Hope abounded earlier this year for the possibility of legal sports betting in California, with two propositions on the ballot.
Now, the pathway to California sports betting is in doubt after Prop 26 and Prop 27 suffered lopsided losses on Election Day.
With animosity between California tribes and several commercial sports betting operators at an all-time high, many now wonder about the short-term future of online gambling expansion in the state. While sportsbooks are still at least trying to put a positive spin that sports betting could happen in the next couple of years, tribal interests and industry observers question that timeline.
Prop 27 crushed by voters
Prop 27, which would have legalized online sports betting, got crushed. It received just 16% support.
“The 16% was a surprise. I knew it was not gonna win. I didn’t think 16% was possible. It was quite a beating,” Caesars CEO Tom Reeg told LSR and PlayCA at the Indian Gaming Association Mid-Year Conference in Arizona.
He later added: “Do I recognize that this put us in a more favorable light than those who pushed it? Sure. But that was not part of the calculus at the time.”
Asked how he envisions Caesars’ role in the state in terms of trying to legalize online sports betting and then being either a tech provider or a platform provider, Reeg responded to LSR: “The short answer is I don’t know. We want to participate in sports betting in California. But we’ve always recognized that it only makes sense if the tribes are on board. So if there’s a place for us in that, we’d love to participate.”
Other leaders of US sportsbook operations had been optimistic about the future, at least publicly, leading up to the election.
“We absolutely live to fight another day,” FanDuel CEO Amy Howe said of CA sports betting at G2E in Las Vegas. “We believe there is a path to get there. Whether we get there in 2022, or, hopefully, we get there in 2024, we believe it is the right path.”
“I think the more time people in California get exposed to the messages, and the more that they’re able to sift through what’s true and what’s not, I think you’ll see more momentum towards hopefully in 2024,” DraftKings CEO Jason Robins said. “Hopefully even in 2022, but more probably more likely in 2024 that this is getting passed.”
Tribes control CA sports betting
California likely won’t be able to legalize sports betting for at least two years. A 2024 ballot measure would need to come via legislation or signatures. A legislative solution without a ballot measure succeeding in 2023 seems exceedingly unlikely.
“The key takeaway from the election is that any future gaming expansion in California must go through the tribes,” San Manuel chief intergovernmental affairs officer Dan Little told LSR.
Indian Gaming Association executive director Jason Giles said that commercial operators will need to come with a “dose of humble pie” next time they engage the tribes in sports betting conversations.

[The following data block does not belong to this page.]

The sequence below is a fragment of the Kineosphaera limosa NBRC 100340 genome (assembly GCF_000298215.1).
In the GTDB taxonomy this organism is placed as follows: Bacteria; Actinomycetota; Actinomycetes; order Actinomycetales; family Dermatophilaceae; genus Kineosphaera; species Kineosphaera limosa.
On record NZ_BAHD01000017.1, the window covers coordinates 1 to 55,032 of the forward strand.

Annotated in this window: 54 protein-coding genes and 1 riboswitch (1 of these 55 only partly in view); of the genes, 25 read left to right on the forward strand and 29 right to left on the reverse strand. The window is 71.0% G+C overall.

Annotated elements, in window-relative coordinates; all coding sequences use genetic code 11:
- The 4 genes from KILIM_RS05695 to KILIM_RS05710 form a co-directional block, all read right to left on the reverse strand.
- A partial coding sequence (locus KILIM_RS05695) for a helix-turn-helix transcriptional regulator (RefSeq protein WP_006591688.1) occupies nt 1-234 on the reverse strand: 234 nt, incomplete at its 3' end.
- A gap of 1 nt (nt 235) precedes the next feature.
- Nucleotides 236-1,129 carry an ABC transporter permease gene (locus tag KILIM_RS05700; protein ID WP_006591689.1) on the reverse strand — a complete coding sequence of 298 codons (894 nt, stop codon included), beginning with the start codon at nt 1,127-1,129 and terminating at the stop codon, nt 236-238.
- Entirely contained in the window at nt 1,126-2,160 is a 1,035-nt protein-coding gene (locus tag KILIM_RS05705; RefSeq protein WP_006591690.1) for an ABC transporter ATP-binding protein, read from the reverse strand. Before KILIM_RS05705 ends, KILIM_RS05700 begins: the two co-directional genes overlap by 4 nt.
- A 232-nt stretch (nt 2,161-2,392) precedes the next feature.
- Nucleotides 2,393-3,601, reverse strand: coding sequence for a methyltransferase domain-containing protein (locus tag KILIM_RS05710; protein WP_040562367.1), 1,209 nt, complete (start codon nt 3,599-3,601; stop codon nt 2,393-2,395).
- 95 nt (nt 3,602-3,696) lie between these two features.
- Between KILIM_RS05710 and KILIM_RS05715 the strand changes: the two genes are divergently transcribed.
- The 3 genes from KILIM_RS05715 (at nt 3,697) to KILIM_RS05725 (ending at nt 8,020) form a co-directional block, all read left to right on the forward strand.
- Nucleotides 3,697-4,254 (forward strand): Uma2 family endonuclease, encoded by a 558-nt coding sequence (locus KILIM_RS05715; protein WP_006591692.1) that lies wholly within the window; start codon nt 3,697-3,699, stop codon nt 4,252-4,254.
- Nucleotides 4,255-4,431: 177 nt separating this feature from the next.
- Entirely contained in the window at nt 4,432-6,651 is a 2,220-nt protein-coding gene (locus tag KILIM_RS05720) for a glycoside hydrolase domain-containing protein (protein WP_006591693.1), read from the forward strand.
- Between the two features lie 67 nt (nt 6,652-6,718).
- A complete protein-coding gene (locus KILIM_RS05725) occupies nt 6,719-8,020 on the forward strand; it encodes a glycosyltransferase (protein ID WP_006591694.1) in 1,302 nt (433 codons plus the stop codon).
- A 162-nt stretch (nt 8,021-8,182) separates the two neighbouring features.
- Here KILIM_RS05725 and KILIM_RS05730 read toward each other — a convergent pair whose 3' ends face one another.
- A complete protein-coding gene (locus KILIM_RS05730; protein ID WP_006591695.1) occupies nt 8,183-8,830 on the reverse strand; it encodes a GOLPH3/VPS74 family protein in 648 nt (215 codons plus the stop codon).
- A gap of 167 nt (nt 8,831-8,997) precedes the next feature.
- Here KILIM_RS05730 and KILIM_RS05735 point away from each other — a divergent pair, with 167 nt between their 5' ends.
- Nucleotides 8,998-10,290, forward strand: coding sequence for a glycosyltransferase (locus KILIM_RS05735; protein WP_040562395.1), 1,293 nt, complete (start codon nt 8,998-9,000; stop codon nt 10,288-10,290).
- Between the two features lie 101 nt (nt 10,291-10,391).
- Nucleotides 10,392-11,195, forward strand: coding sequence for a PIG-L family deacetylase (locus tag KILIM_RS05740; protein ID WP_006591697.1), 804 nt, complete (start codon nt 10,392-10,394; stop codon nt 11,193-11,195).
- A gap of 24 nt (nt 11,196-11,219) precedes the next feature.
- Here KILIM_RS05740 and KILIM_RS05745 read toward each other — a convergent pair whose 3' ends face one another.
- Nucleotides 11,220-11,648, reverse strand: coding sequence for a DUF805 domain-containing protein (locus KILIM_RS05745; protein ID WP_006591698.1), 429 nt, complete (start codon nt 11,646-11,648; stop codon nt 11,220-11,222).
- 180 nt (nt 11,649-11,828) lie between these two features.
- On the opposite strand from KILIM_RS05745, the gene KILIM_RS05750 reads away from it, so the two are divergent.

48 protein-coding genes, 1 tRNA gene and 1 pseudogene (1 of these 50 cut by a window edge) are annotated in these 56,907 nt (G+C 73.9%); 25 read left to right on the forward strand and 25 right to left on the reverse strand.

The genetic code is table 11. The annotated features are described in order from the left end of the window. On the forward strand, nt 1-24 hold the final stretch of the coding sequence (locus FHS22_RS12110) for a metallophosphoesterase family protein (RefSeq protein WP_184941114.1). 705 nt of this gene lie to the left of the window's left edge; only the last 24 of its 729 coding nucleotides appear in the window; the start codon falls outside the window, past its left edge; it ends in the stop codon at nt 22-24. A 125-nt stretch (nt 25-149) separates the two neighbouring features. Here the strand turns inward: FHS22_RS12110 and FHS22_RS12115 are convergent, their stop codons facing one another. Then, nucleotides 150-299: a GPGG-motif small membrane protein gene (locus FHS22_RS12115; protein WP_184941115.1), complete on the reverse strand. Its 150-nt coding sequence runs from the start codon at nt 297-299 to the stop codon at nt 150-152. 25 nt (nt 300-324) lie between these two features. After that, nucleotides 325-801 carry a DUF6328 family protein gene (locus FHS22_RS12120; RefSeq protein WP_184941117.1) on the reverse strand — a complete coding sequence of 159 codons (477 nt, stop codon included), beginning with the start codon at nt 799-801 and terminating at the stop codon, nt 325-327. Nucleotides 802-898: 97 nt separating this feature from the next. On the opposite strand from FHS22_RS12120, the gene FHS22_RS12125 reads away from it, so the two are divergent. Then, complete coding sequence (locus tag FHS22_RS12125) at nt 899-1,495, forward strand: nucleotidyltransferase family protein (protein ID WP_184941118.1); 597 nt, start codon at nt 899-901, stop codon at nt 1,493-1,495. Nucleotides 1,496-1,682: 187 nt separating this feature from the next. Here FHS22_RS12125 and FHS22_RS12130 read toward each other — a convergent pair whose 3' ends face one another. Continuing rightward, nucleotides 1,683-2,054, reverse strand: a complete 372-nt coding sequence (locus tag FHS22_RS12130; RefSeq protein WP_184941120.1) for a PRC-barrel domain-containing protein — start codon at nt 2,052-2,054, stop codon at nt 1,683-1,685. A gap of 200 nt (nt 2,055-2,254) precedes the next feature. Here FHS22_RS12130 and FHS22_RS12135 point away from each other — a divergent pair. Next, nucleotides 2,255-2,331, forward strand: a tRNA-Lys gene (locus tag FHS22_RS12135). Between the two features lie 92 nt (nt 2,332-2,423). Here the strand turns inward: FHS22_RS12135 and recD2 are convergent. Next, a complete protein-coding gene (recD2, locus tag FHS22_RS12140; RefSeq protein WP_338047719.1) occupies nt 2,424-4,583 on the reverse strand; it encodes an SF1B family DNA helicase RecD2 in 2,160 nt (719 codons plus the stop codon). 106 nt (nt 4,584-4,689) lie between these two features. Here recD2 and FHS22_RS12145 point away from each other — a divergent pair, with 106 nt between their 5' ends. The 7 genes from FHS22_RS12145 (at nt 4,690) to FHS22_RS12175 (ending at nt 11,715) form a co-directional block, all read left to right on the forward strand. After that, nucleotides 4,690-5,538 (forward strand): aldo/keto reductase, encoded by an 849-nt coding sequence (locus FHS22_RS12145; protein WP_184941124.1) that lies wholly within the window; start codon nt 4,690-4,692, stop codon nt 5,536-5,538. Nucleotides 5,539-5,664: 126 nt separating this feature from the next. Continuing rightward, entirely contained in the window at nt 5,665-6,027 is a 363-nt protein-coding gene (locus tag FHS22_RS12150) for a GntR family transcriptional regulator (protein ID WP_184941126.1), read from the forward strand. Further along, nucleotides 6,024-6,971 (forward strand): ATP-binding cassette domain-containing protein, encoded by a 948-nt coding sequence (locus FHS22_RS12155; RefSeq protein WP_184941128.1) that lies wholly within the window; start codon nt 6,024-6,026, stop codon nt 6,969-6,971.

“When will California have sports betting? My gut instinct says 4-6 years. The tribes are in no hurry. They can play defense forever,” Indian Gaming Association chairman Victor Rocha tweeted.
Due to a pair of casino partnerships with CA tribes, Caesars elected to stay neutral throughout the process. FanDuel and DraftKings, however, invested millions of dollars in campaign advertising for Prop 27, which would largely have cut tribal casinos out of having a meaningful role in sports betting.
“I know the people that wrote Prop 27 well. They have confidence in themselves, and they’re in a very big hurry. I told them ‘I was around for Prop 5, and everything that’s happened ever since. The tribes are undefeated against people like yourselves in this arena. So you’re going to lose.’ I told them this,” Reeg said.
“You’ve got to get on the same page with Indian Country if anything is going to happen in California. That’s very clear. They got poor advice. Some lobbyists told them you can go this way, do an end-around and go in for football season next year. They believed what they wanted to believe, and you saw the result.”
What’s next for CA sports betting
Potential solutions could come via a tribal-led online initiative that includes in-person registration. Possibly appealing to the tribes, industry insiders opined, could be the commercial operators serving as tech providers in a B2B model where the tribes, operators and state would each receive a third of the pie.
Whether industry-leading operators like FanDuel and DraftKings would be amenable to such a scenario seems unlikely. Online gambling companies had hoped the Prop 27 gambit would allow them to keep a bigger cut of the pie; a solution where tribes are the vehicles for licensure will be far less lucrative for them.
B2B provider IGT has a strong working relationship with CA tribes.
“Tribal sovereignty cannot be challenged,” IGT CEO of digital and betting Enrico Drago said.
“Until (the tribes) get on the same page and get behind something legislatively, I think that’s what needs to happen,” Reeg told LSR.